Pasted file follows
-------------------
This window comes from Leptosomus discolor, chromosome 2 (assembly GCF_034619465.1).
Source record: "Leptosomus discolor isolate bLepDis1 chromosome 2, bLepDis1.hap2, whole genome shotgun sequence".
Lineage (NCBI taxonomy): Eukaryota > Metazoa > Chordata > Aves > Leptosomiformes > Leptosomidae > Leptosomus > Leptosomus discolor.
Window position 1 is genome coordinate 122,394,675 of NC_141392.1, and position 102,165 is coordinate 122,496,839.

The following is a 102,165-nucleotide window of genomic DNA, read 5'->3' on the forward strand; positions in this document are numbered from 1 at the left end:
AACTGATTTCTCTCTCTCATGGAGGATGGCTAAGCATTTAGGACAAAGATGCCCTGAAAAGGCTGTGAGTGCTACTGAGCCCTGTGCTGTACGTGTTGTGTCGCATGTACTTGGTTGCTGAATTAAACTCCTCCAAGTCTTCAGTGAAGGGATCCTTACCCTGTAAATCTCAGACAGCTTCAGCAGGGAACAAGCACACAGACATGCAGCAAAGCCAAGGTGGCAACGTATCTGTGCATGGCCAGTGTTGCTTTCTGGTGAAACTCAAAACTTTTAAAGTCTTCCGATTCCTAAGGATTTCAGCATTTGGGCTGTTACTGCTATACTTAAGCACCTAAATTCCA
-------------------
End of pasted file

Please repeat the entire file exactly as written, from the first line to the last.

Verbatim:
This window comes from Leptosomus discolor, chromosome 2 (assembly GCF_034619465.1).
Source record: "Leptosomus discolor isolate bLepDis1 chromosome 2, bLepDis1.hap2, whole genome shotgun sequence".
Lineage (NCBI taxonomy): Eukaryota > Metazoa > Chordata > Aves > Leptosomiformes > Leptosomidae > Leptosomus > Leptosomus discolor.
Window position 1 is genome coordinate 122,394,675 of NC_141392.1, and position 102,165 is coordinate 122,496,839.

The following is a 102,165-nucleotide window of genomic DNA, read 5'->3' on the forward strand; positions in this document are numbered from 1 at the left end:
AACTGATTTCTCTCTCTCATGGAGGATGGCTAAGCATTTAGGACAAAGATGCCCTGAAAAGGCTGTGAGTGCTACTGAGCCCTGTGCTGTACGTGTTGTGTCGCATGTACTTGGTTGCTGAATTAAACTCCTCCAAGTCTTCAGTGAAGGGATCCTTACCCTGTAAATCTCAGACAGCTTCAGCAGGGAACAAGCACACAGACATGCAGCAAAGCCAAGGTGGCAACGTATCTGTGCATGGCCAGTGTTGCTTTCTGGTGAAACTCAAAACTTTTAAAGTCTTCCGATTCCTAAGGATTTCAGCATTTGGGCTGTTACTGCTATACTTAAGCACCTAAATTCCA